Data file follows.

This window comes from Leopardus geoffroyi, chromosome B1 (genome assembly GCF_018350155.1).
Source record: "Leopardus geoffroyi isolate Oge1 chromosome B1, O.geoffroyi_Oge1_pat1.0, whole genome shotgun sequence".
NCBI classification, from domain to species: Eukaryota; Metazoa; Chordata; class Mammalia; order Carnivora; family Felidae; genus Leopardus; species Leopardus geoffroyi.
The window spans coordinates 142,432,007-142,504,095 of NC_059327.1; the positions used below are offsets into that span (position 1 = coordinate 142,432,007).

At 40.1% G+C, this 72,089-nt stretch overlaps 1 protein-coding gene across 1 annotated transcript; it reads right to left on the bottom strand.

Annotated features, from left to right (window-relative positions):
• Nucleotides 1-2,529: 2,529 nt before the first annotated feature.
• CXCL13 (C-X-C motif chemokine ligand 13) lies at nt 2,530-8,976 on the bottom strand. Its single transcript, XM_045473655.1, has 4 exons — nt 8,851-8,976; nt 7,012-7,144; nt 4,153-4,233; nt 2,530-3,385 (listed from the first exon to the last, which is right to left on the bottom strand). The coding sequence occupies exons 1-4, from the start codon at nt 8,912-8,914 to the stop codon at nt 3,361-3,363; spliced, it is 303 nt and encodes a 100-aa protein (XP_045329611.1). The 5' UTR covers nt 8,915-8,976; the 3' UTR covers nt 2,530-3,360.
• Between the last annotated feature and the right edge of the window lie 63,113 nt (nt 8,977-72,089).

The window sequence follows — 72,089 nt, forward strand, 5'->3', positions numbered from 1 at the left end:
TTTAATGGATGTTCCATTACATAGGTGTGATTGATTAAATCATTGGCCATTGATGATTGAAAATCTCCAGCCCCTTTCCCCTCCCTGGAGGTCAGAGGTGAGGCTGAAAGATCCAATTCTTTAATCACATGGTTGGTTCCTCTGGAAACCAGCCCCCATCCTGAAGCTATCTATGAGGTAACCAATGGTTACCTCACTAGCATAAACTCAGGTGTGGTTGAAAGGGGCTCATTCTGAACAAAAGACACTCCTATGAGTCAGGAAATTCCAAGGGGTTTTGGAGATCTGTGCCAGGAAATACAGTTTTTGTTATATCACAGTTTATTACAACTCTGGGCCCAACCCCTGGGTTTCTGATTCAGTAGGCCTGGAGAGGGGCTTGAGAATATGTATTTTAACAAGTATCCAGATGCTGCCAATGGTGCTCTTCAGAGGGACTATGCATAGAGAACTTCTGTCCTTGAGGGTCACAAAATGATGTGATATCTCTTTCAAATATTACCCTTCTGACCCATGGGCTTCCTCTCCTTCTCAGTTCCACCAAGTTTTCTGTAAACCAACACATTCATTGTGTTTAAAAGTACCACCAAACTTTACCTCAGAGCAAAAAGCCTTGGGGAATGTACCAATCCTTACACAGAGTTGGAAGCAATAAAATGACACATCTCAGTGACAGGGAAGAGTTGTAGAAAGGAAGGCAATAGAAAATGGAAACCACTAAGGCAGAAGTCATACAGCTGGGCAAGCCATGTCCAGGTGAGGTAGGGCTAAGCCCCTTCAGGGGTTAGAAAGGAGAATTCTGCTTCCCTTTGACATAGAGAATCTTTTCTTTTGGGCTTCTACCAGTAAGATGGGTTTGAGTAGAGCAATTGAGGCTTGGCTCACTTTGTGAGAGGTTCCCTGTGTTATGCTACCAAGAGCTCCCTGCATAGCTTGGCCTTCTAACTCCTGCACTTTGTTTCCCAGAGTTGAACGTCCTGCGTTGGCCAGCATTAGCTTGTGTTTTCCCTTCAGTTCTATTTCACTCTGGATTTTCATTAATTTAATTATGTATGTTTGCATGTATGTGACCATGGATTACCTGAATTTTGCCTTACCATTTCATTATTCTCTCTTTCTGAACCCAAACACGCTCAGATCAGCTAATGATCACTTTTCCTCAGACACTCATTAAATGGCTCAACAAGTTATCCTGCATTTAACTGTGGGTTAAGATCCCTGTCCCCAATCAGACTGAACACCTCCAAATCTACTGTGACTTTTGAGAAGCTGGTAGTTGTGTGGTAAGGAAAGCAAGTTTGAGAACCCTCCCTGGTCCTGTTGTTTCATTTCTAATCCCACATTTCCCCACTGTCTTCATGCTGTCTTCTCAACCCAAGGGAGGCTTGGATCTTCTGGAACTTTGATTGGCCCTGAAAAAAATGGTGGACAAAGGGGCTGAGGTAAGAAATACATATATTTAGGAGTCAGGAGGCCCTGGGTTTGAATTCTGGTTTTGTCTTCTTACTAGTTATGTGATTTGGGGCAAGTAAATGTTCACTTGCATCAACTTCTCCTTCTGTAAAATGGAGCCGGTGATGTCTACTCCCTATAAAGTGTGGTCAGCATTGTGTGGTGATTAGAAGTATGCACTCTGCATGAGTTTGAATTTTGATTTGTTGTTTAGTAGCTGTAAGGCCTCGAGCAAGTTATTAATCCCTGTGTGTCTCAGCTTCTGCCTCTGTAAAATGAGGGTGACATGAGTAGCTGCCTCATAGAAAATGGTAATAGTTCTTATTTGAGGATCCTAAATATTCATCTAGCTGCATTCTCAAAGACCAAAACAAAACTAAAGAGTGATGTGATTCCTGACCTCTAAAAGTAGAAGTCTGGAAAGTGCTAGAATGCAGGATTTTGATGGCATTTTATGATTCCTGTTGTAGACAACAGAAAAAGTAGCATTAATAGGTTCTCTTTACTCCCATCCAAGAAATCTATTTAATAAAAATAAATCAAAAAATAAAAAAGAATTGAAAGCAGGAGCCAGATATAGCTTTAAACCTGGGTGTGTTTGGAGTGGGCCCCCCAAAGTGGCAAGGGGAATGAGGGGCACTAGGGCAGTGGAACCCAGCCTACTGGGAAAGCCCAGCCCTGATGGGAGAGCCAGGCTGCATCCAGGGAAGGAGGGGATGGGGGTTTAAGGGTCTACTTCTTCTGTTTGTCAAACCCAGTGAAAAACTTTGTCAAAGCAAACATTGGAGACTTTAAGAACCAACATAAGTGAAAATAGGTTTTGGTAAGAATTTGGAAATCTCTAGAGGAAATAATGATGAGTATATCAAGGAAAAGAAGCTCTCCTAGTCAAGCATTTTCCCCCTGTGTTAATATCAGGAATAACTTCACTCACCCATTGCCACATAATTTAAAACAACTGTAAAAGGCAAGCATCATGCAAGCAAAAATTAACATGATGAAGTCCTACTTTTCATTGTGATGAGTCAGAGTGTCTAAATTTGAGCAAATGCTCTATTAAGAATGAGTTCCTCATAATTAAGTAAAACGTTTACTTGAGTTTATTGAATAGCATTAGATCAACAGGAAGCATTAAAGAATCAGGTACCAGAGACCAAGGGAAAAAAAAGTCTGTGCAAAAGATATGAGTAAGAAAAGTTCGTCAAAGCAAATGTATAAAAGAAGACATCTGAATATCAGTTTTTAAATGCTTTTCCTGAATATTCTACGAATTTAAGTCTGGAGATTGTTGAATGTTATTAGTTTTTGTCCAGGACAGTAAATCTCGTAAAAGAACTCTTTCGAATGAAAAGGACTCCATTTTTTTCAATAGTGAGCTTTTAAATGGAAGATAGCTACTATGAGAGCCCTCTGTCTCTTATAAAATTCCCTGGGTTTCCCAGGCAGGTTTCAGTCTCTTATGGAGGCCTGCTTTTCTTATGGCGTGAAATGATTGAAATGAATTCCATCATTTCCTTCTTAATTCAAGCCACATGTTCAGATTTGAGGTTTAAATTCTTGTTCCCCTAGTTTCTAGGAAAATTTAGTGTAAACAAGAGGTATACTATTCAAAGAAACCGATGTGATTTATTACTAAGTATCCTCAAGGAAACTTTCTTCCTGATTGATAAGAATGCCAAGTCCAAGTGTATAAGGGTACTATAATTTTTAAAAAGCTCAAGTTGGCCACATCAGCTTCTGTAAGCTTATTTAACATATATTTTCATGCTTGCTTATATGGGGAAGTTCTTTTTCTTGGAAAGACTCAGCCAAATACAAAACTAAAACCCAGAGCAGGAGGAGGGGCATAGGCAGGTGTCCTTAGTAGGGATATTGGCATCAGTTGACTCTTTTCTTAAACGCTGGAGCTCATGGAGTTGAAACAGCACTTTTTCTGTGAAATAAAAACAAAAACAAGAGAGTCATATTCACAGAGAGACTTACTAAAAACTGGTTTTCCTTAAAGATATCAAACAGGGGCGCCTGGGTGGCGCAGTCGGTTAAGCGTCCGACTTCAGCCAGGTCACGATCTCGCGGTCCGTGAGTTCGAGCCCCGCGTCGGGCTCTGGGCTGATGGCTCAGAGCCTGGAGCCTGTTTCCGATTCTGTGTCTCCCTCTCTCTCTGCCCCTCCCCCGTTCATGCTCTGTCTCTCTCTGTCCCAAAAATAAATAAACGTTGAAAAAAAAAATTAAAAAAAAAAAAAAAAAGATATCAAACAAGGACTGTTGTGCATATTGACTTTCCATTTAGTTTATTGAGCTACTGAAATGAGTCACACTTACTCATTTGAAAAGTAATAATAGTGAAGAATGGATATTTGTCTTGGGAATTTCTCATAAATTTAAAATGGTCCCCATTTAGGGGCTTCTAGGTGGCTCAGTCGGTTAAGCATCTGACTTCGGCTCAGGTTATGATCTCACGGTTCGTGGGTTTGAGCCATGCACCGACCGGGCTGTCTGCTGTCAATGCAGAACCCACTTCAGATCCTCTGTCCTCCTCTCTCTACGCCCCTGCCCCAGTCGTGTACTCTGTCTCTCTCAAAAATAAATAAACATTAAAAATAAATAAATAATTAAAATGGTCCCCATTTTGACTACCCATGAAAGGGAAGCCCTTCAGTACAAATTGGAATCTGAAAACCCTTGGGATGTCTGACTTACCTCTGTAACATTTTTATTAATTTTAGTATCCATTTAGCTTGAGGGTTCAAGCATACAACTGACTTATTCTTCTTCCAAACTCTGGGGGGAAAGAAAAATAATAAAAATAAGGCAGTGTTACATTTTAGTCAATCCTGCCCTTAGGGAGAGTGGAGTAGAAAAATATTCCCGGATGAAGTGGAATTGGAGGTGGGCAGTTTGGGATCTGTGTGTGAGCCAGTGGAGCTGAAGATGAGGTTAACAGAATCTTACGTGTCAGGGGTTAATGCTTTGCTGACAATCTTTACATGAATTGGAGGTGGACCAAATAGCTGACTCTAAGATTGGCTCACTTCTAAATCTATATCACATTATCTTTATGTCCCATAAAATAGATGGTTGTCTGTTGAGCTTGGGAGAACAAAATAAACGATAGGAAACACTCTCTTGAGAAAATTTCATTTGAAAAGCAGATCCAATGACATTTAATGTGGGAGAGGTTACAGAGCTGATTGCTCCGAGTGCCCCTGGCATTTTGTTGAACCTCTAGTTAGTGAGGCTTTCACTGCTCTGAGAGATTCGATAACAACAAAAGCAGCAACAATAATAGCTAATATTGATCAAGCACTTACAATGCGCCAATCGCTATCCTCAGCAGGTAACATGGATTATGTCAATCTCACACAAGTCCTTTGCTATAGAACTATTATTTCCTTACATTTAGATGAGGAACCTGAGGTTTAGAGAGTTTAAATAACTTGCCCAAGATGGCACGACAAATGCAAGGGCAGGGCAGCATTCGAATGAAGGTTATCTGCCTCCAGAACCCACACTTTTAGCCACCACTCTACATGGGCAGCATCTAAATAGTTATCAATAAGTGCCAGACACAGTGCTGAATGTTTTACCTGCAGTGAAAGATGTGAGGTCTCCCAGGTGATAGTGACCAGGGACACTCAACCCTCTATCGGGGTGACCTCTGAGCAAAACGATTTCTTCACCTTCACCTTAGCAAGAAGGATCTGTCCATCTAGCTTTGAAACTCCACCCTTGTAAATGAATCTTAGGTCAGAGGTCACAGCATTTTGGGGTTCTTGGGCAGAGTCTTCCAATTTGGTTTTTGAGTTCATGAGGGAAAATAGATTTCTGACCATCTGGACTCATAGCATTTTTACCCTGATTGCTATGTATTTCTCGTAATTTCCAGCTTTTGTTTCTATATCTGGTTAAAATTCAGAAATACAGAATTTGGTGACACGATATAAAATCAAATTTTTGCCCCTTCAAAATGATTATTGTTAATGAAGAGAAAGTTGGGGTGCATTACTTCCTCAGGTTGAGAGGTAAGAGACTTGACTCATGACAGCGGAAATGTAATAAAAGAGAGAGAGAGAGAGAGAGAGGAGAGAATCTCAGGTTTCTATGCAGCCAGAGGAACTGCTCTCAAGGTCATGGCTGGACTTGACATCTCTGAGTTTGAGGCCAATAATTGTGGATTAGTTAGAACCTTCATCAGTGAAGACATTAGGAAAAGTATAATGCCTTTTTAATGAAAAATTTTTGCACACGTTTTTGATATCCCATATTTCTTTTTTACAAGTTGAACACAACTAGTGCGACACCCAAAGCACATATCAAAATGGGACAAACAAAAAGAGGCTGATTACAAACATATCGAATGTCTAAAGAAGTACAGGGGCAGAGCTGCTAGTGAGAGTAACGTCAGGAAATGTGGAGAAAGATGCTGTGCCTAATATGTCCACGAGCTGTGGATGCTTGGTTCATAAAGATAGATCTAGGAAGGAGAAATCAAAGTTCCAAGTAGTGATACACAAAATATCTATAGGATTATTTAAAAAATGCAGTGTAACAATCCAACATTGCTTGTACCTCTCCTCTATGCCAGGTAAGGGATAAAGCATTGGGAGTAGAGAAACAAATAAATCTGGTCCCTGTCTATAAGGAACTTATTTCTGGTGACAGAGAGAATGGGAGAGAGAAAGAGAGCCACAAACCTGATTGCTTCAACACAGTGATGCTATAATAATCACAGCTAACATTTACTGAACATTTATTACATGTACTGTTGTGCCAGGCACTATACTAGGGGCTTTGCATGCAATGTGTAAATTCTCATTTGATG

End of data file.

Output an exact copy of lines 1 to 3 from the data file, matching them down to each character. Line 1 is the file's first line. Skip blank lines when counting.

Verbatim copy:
This window comes from Leopardus geoffroyi, chromosome B1 (genome assembly GCF_018350155.1).
Source record: "Leopardus geoffroyi isolate Oge1 chromosome B1, O.geoffroyi_Oge1_pat1.0, whole genome shotgun sequence".
NCBI classification, from domain to species: Eukaryota; Metazoa; Chordata; class Mammalia; order Carnivora; family Felidae; genus Leopardus; species Leopardus geoffroyi.